Homeowners who find themselves in these situations are understandably frustrated and disappointed – and they want to know who is responsible. Often, they turn to Tarion for answers.

Tarion administers the Ontario new home warranty program, which sets out the minimum warranty standards and repair timelines that builders are expected to adhere to. Homeowners have a number of protections under the program, including delayed closing compensation, deposit protection and construction warranties that last for up to seven years.

Ontario Building Code (OBC) standards are set by the province and enforced by municipal building departments. Municipal building officials issue building permits and conduct scheduled inspections at various points during construction, primarily focusing on major components of the home – for example, the plumbing and electrical systems – and the safety features.

For a home to be deemed ready for occupancy, it must meet the minimum standards for occupancy as dictated by the OBC and it requires that a home be substantially complete and ready to use for its intended purpose. It also lays out the minimum systems and safety-related features that must be completed before occupancy can take place. If a home meets those standards, the municipality must grant an occupancy permit.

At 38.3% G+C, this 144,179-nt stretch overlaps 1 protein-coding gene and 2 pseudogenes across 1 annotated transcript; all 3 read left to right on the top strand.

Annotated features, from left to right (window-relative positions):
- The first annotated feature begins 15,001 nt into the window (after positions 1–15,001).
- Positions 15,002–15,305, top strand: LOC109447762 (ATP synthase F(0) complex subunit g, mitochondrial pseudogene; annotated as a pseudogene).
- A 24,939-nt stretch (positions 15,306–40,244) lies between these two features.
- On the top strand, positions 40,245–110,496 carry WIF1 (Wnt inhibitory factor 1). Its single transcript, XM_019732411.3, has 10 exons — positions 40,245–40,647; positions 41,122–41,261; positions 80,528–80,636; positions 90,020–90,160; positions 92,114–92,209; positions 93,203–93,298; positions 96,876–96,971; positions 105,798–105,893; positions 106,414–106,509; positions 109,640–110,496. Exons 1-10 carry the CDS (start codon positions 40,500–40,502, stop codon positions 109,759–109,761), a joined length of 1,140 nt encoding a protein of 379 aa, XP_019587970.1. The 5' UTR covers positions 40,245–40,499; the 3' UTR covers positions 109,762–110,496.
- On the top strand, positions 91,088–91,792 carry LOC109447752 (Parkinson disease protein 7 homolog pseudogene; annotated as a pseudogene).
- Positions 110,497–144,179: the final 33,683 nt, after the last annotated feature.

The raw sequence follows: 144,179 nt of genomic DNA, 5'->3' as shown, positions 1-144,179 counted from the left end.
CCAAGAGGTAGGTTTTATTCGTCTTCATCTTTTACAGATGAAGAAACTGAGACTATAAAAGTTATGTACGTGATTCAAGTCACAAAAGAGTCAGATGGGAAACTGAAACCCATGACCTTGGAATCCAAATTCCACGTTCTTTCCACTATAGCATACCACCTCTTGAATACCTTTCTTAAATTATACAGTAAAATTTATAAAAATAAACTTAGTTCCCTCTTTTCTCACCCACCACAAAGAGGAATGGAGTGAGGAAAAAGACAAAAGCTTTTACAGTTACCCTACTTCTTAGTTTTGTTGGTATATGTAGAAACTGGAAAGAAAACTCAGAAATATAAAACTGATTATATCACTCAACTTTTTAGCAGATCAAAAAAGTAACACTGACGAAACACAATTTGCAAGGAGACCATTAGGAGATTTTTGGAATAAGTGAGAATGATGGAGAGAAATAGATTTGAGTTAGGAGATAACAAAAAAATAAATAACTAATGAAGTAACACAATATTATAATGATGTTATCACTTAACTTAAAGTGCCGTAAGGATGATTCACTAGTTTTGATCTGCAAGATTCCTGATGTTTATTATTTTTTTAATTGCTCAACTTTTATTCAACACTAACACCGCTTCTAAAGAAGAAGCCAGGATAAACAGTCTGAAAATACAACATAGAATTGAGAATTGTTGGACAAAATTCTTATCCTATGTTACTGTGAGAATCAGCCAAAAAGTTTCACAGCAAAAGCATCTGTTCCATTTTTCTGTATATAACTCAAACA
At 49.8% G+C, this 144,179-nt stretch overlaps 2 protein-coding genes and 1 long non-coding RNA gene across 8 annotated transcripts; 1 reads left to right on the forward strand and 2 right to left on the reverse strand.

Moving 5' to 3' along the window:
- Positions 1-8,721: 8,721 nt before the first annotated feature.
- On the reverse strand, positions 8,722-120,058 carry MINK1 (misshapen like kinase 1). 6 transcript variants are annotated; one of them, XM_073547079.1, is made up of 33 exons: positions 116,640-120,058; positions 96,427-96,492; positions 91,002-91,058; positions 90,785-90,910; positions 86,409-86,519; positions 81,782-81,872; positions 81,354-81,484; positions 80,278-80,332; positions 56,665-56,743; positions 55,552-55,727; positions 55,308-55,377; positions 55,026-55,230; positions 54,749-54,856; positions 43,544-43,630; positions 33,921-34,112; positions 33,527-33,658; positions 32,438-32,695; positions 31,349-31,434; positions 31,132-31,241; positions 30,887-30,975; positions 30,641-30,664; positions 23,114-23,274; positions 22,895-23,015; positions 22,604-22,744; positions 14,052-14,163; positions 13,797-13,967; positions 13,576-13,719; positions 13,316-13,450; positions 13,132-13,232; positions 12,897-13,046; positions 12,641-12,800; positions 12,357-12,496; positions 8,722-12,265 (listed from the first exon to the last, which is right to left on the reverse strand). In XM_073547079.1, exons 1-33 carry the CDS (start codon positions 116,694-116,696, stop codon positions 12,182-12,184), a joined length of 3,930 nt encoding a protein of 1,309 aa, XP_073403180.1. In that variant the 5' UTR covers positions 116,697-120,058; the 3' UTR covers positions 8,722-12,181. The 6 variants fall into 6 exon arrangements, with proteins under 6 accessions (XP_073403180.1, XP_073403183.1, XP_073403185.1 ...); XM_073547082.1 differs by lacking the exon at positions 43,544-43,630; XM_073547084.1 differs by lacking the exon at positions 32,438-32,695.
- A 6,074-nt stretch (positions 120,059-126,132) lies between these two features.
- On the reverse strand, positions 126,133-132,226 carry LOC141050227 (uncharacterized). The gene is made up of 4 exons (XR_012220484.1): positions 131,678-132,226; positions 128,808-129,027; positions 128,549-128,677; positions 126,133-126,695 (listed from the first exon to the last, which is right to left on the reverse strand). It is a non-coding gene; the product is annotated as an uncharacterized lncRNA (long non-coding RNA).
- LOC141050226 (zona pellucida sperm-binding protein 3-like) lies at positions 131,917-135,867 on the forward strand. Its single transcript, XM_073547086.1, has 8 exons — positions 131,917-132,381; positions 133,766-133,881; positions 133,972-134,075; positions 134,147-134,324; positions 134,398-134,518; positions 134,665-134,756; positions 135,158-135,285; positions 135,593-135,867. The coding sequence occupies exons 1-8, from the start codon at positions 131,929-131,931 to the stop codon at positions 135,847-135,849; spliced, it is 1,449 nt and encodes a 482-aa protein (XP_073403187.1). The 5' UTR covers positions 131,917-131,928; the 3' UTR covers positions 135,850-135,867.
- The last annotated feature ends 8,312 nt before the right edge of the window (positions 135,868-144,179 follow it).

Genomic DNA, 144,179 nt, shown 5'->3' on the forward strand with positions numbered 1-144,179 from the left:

So, “ready for occupancy” and “finished” do not necessarily mean the same thing. We understand that this can be frustrating for homeowners and are exploring opportunities to work with the industry through Ontario Building Partnerships to increase public education around the current occupancy standards. This was, in fact, one of the issues covered in our recent webinar with representatives of the Ontario Building Officials Association and the Ontario Home Builders’ Association.

Your Pre-Delivery Inspection — or PDI — is an opportunity to note anything that’s missing, damaged or not working in your new home. This list serves as a record of the state of your home and a to-do list for your builder. You can also contact your municipal building department if you believe there may be violation of the Ontario Building Code. You should make sure to report any remaining issues to Tarion on your 30-day or year-end warranty form.